One day however, I experienced mutual interdependence with extremely religious people, and although I was initially unwilling to be myself around them, I did not really have a choice. As our beneficial relationship continued, I was “shocked” at how alike we actually were; people didn’t necessarily have to be part of my in-group for us to share beliefs and ideas. As a result, I began to question my affectively based attitudes and stereotypes about religious people in a cognitive and controlled manner, and I understood how illogical my stereotypes were. Moreover, I realized that my correlations were extremely biased since my schematic definition of religious people was based on their attire, but what about religious individuals who don’t necessarily wear a veil or a abayah? And what about people who are veiled but aren’t religious? And what is “religious” anyway?
Below are images of stereotypes and discrimination in different parts of the world.
Is every act of kindness actually a selfish act? Advocates of prosocial behavior and altruism would definitely oppose this notion of selfishness; to them, people are willing to do good for no personal benefit, even at a cost to their own well being. For instance, a rich person who gives away a huge portion of his money to an orphanage would certainly lack the norm of reciprocity. Wouldn’t that then, be purely altruistic? After all, he must have empathized with the poor and fulfilled the empathy-altruism hypothesis, where a person who empathizes with others tries to help them for unselfish reasons. Further supporting his cause is his ability to help members of an out-group, the orphans, to whom he cannot identify with. Not only that, but he would also defy the urban overload hypothesis, since he did not give in to the overwhelming stimuli around him. What if, however, these assumptions were incorrect? What if he gave away money in order to raise his self-esteem, or to reduce his cognitive dissonance through self-affirmation? Would that make him a bad person?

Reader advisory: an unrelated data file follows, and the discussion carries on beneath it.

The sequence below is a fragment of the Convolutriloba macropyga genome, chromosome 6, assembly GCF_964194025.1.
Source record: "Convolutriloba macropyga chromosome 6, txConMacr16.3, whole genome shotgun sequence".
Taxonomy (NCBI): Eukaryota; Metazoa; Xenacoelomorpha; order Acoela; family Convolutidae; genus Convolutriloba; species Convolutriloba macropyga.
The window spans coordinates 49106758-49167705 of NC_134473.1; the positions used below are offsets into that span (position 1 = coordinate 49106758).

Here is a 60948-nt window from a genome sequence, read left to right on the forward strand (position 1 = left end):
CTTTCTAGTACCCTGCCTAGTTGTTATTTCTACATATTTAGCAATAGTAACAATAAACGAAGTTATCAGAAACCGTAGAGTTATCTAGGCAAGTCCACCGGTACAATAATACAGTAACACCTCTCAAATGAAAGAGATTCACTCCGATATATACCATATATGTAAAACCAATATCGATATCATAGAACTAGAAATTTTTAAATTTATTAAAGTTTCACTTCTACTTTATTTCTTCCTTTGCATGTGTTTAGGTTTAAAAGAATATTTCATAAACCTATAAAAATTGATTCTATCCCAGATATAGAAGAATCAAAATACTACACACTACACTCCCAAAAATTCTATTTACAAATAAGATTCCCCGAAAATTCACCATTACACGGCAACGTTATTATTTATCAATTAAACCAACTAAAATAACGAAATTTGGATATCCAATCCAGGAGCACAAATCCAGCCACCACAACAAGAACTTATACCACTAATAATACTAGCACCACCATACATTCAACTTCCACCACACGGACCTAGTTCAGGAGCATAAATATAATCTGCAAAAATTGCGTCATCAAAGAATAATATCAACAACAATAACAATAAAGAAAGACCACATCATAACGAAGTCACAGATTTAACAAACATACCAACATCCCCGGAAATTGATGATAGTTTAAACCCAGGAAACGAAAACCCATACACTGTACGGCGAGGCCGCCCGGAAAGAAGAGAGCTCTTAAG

Let us consider another situation. A group of people watched a rape take place but did nothing to stop it. Wouldn’t those people definitely be bad? No. The bystander effect is perhaps more powerful than their best motives, for the greater the number of bystanders, the more that pluralistic ignorance takes place. In other words, everyone depends on the others to help, so no one actually helps. A huge diffusion of responsibility takes place, where each person’s sense of responsibility decreases. Consequently, the assumption that those bystanders are innately bad would be a fundamental attribution error. But what about the rapist committing the crime? Such an aggressive act that is aimed to cause physical and psychological pain must truly make a person bad! Rape, in this case, is far from instrumental aggression, but an act that is solely hostile. Perhaps this can be explained by the frustration-aggression theory, where an aggressive response was elicited due to the inability to attain a goal. Regardless of social scripts, emotional catharsis was far more critical. So the question is, was this rapist put in a bad situation, or is he innately bad? Are people born “blank slates” and develop their personalities along the way, or are they born either good or bad?
I guess we can take a final example. A little child watches his mother use a knife to cut bread, while another one watches his father use it for murder. Couldn’t that single scene permanently alter a child’s understanding of what knives are for? The Social Learning Theory suggests that people learn negative and aggressive social behavior through imitation. Not only that, but phenomena such as operant conditioning and classical conditioning also play a huge role in a child’s behaviors, attitudes and construals. I think it is safe to say then, that we are born not knowing what is good and what is bad, but we learn along the way. Accordingly, it is possible for acts of kindness to be selfless acts, for ignorance to be situational, and for negative acts to stem from personal traits. However, it is ultimately up to each person to decide whether they will overcome the bystander effect, perform philanthropic deeds, or act in ways that are purely selfish.